Edge computing, where data gets processed as close to the source as possible, offers more efficient and practical ways to process data rather than moving it to a centralized data-storage server. While IoT facilitates streaming of data from edge devices to core analytics systems, a combination of AI and IoT is enabling the edge devices themselves to be intelligent and capable of processing relevant data.
Advanced Machine Learning (ML) models incorporating deep neural networks can be optimized to run at the edge. These models can process speech synthesis and video frames, time-series data and unstructured data which are generated by devices such as microphones, cameras and other sensors. Besides reduction and even elimination of latency, other key benefits offered by convergence of AI and IoT at the edge include enhanced security, compliance with regulations governing data transfer, and a lower possibility of data being corrupted.
Interoperability among Neural Networks holds key for growth
Existence of multiple frameworks to develop neural network models results in a lack of interoperability of neural network toolkits, delaying rapid adoption of AI. Open Neural Network Exchange (ONNX), a community project created by Facebook and Microsoft enables the tools to work together through allowing them to share models.
Automating Machine Learning ensures key focus on business problem
Automated Machine Learning (AML) empowers developers to evolve machine learning models capable of addressing complex scenarios, eliminating the need to go through the process of training ML models. AML thus empowers business analysts to focus on business problem, bypassing the need to understand complex process and workflow.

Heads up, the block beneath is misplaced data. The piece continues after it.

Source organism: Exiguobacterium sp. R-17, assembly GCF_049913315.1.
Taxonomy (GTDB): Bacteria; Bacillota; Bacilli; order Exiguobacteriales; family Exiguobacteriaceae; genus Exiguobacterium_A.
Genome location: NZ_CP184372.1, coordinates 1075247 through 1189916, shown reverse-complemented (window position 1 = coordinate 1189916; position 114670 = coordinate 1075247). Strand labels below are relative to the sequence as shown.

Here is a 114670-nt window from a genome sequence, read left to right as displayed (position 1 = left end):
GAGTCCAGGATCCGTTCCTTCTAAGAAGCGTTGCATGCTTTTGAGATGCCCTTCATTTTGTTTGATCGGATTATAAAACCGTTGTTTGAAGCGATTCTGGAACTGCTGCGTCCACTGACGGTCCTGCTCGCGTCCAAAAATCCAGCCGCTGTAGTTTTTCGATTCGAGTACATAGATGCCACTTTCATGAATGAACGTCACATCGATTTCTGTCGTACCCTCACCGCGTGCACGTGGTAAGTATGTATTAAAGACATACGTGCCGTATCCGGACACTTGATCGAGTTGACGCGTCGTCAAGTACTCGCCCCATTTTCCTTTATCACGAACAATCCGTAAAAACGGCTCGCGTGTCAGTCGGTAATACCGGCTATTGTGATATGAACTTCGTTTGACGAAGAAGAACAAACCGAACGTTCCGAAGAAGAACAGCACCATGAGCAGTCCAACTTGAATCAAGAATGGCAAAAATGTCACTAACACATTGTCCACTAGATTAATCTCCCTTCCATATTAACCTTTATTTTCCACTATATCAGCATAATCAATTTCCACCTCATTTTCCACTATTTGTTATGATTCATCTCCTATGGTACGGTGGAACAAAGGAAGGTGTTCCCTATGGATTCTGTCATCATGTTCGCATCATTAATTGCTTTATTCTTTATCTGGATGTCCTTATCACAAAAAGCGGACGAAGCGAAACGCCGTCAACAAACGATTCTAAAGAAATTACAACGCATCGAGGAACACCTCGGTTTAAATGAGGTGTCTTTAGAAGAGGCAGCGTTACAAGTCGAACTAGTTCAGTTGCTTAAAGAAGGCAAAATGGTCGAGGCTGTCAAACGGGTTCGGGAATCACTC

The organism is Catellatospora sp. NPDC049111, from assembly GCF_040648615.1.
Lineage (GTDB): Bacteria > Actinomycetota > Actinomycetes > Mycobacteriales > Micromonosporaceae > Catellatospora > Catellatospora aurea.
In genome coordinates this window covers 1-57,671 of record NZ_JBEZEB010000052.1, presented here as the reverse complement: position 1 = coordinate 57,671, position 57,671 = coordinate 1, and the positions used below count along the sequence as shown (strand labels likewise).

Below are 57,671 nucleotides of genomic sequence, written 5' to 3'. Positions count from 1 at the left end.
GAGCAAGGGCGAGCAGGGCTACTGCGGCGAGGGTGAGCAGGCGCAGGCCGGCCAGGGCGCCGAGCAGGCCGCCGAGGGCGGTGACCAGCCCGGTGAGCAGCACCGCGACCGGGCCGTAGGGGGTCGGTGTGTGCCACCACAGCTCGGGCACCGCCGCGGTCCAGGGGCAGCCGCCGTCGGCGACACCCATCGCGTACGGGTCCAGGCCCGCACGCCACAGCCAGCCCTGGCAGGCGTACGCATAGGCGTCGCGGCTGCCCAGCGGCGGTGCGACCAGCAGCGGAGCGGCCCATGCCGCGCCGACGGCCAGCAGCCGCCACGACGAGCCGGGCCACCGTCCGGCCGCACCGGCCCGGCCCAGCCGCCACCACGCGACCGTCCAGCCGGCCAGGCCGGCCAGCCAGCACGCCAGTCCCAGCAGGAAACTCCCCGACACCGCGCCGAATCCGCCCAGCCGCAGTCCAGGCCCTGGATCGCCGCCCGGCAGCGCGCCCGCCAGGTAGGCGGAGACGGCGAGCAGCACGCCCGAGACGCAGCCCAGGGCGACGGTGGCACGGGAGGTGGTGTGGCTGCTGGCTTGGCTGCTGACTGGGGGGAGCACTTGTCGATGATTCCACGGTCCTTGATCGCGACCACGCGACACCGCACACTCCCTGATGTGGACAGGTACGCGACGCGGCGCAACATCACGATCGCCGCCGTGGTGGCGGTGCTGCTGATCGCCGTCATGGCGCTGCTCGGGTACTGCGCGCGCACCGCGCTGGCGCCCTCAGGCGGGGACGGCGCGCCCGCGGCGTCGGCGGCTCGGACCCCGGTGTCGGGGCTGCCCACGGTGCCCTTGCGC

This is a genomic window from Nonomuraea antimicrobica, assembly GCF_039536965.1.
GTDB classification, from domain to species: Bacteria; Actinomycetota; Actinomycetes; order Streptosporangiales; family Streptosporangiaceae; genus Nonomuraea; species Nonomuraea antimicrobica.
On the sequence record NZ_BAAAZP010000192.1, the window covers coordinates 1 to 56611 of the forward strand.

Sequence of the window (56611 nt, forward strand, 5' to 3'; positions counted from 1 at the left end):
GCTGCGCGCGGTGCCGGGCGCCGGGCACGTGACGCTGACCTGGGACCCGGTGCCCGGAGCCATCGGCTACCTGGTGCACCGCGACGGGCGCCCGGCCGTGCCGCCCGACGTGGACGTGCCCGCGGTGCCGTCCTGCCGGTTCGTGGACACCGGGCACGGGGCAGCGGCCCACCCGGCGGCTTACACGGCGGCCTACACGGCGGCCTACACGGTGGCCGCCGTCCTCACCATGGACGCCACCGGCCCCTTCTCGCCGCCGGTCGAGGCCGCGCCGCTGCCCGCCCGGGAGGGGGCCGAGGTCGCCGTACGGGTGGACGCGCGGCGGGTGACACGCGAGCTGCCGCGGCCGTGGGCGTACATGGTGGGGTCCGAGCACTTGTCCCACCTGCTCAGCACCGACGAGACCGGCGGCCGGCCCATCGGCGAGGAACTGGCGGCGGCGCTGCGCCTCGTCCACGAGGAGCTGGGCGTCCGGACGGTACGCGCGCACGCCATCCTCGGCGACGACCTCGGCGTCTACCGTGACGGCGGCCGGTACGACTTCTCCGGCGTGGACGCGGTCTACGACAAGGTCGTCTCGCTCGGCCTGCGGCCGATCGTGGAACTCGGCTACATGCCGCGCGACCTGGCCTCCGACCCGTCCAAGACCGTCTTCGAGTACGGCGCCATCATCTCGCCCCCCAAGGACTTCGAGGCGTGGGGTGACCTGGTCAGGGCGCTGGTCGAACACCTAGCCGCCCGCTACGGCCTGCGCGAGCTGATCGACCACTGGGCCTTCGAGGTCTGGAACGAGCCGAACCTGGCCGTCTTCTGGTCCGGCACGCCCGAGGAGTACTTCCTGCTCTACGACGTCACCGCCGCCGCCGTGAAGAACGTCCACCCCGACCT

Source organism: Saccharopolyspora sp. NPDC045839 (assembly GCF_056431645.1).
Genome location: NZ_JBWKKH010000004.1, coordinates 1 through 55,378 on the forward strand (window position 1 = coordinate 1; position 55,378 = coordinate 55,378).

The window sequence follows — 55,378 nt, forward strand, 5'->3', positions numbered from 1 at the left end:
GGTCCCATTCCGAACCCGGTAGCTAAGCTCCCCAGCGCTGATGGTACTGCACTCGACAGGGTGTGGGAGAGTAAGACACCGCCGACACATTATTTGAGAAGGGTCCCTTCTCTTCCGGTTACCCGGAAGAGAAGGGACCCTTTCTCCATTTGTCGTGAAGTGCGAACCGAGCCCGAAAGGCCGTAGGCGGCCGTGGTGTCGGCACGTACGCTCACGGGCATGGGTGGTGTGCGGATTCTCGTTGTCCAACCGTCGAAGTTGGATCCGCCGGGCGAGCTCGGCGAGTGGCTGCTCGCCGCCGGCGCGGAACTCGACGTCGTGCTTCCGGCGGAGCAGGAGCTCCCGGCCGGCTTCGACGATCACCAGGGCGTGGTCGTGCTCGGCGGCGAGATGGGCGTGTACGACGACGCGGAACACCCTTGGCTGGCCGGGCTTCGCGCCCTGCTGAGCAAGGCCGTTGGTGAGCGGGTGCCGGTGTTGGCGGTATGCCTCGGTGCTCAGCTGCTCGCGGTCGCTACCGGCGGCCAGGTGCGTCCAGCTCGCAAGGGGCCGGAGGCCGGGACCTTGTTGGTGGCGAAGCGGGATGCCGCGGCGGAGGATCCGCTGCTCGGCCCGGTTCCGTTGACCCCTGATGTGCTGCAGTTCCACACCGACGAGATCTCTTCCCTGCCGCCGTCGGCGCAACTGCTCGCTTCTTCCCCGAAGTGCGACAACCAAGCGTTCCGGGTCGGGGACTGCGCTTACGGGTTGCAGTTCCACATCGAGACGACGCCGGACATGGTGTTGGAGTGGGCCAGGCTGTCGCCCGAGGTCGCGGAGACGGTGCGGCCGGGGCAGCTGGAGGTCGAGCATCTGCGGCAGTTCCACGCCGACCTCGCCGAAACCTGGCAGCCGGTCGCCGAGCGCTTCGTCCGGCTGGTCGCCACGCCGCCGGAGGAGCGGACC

With data science emerging as a key differentiator across multiple industries, automation of various tasks such as model building and data integration has been a priority for data and analytics software platform vendors. A study by Gartner predicts that about 40% of data science tasks will be automated by 2020. Autonomous driving applications, sales forecasting and lead prioritization systems are among the key applications of AML.
While Automated Machine-Learning systems are capable of iteratively testing and modifying algorithms and selecting the best-suited models, these systems operate as ‘black boxes’. As the selection techniques are hidden, the users may not trust the results, thus hesitating to tailor the systems to their search needs. Researchers from MIT are currently working on an interactive tool which empowers users to understand and thus control operations of automated machine learning systems.
AI – IoT combination powers Investments in Predictive Maintenance
Globally, the cost of machine downtime is a staggering $647 billon as reported by the International Society of Automation. While deployment of IoT has empowered companies to process massive amounts of sensor data, AI enables them to go beyond maintenance and actually predict the possibility of downtime, thus driving reliability in mission-critical systems.
AI predictive maintenance can improve efficiency of technical personnel, extend equipment life of a manufacturing system, besides minimizing costs incurred because of machine downtime. Real-time data processing and automation, when linked with historic data provided detailed insights into the root cause of machine failures.